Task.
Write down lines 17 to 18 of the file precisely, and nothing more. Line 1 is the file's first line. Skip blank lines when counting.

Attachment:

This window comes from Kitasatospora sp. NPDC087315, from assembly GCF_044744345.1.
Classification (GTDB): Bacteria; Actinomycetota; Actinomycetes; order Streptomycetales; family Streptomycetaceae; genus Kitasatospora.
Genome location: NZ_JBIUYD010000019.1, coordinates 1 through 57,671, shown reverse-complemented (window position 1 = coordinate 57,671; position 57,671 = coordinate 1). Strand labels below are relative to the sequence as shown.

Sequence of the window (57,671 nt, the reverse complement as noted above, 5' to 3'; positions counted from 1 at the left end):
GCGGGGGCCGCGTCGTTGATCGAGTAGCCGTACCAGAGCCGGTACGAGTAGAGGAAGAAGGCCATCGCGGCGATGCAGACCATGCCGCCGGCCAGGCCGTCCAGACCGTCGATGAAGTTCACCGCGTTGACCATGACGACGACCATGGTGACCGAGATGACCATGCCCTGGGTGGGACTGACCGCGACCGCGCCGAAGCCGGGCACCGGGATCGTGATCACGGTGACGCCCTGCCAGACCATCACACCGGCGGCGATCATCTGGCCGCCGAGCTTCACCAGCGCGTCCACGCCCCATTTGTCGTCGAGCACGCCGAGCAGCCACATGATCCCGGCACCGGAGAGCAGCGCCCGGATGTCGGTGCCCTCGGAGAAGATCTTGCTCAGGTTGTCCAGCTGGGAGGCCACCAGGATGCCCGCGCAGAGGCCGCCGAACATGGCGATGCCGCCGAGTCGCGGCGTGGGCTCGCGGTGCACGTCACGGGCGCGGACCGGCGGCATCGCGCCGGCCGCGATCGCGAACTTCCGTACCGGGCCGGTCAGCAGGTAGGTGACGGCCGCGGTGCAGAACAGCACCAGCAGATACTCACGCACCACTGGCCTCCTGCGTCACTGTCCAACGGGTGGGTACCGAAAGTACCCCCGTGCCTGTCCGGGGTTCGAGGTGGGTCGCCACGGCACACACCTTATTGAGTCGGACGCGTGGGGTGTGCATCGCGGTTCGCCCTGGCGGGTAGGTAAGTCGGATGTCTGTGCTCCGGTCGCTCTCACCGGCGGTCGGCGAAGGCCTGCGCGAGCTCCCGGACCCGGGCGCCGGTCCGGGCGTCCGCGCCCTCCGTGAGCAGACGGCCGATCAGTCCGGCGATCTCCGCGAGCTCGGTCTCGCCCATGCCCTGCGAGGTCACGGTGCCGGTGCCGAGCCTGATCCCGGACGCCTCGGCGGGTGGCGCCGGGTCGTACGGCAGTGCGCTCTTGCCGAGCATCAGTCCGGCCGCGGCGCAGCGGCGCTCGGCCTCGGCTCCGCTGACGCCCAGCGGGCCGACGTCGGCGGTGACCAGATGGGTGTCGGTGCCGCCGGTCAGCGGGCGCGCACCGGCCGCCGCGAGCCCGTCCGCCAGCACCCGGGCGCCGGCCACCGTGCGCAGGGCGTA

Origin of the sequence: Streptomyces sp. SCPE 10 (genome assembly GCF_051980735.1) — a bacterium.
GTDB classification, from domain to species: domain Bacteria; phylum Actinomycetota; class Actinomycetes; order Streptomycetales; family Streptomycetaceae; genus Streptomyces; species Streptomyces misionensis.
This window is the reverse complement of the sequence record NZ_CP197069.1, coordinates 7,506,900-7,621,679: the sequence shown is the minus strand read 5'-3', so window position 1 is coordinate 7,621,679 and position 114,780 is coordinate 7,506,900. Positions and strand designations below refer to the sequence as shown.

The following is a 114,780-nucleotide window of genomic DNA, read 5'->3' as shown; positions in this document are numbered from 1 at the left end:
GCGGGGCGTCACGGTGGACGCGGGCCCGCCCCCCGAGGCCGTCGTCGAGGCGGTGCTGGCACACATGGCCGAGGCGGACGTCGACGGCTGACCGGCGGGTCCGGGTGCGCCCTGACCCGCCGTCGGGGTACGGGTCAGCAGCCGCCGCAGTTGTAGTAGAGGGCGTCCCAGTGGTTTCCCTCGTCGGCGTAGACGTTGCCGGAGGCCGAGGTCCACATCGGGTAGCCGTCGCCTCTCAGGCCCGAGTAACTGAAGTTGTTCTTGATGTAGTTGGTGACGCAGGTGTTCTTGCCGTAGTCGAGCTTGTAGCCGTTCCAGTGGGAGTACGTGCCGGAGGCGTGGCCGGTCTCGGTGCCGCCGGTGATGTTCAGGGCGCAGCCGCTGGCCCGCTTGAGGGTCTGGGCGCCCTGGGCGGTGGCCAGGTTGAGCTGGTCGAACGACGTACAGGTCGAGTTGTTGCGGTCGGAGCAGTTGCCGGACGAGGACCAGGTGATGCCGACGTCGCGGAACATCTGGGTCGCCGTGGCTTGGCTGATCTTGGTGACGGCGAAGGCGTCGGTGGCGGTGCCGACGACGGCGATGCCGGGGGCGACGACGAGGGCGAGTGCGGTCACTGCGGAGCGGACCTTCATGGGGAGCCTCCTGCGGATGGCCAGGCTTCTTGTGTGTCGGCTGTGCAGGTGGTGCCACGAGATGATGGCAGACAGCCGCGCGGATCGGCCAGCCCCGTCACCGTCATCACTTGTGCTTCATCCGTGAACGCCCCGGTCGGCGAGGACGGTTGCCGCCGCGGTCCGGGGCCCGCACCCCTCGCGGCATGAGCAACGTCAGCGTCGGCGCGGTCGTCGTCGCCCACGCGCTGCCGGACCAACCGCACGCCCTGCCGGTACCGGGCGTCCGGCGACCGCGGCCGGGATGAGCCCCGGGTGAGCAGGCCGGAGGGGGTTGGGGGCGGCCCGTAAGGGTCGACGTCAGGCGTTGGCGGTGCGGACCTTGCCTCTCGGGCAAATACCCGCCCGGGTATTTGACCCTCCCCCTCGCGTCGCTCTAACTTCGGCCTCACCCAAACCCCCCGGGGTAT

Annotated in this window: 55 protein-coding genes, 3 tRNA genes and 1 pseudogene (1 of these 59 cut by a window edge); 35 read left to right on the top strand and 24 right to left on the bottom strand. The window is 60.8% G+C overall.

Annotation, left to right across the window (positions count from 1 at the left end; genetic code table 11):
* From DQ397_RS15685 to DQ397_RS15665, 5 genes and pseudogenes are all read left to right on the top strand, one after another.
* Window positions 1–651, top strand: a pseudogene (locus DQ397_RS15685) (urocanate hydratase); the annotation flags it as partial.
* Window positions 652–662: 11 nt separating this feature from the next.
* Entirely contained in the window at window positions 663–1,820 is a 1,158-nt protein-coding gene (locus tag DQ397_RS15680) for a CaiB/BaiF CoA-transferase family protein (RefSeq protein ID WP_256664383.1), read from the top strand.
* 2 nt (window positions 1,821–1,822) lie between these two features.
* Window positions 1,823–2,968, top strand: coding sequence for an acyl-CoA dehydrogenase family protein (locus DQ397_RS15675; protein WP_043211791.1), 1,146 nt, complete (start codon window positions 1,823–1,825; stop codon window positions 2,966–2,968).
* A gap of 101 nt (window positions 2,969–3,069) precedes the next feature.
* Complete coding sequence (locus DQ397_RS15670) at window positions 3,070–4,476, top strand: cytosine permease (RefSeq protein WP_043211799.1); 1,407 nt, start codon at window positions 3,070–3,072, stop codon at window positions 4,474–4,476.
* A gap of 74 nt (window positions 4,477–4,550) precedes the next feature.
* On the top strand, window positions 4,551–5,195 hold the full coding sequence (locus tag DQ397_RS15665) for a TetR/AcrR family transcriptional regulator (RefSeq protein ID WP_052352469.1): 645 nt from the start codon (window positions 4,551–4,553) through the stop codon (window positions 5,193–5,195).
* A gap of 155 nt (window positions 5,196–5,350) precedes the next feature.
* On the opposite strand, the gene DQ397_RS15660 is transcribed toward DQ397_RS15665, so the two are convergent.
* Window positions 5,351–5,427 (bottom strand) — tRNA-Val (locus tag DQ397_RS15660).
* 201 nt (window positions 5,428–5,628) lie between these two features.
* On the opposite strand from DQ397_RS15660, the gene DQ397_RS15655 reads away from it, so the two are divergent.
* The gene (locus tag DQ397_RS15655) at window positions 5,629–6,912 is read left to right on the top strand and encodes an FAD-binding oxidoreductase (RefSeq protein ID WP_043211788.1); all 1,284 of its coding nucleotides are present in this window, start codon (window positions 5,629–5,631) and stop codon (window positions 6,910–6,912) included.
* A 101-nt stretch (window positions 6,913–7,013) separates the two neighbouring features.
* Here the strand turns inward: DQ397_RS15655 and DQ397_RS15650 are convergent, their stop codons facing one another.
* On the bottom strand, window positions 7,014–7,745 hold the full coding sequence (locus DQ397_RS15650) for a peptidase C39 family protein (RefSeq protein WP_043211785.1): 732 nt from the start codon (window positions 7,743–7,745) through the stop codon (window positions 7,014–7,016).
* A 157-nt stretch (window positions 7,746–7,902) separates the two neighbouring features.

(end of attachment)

* 2 nt (window positions 1,821–1,822) lie between these two features.
* Window positions 1,823–2,968, top strand: coding sequence for an acyl-CoA dehydrogenase family protein (locus DQ397_RS15675; protein WP_043211791.1), 1,146 nt, complete (start codon window positions 1,823–1,825; stop codon window positions 2,966–2,968).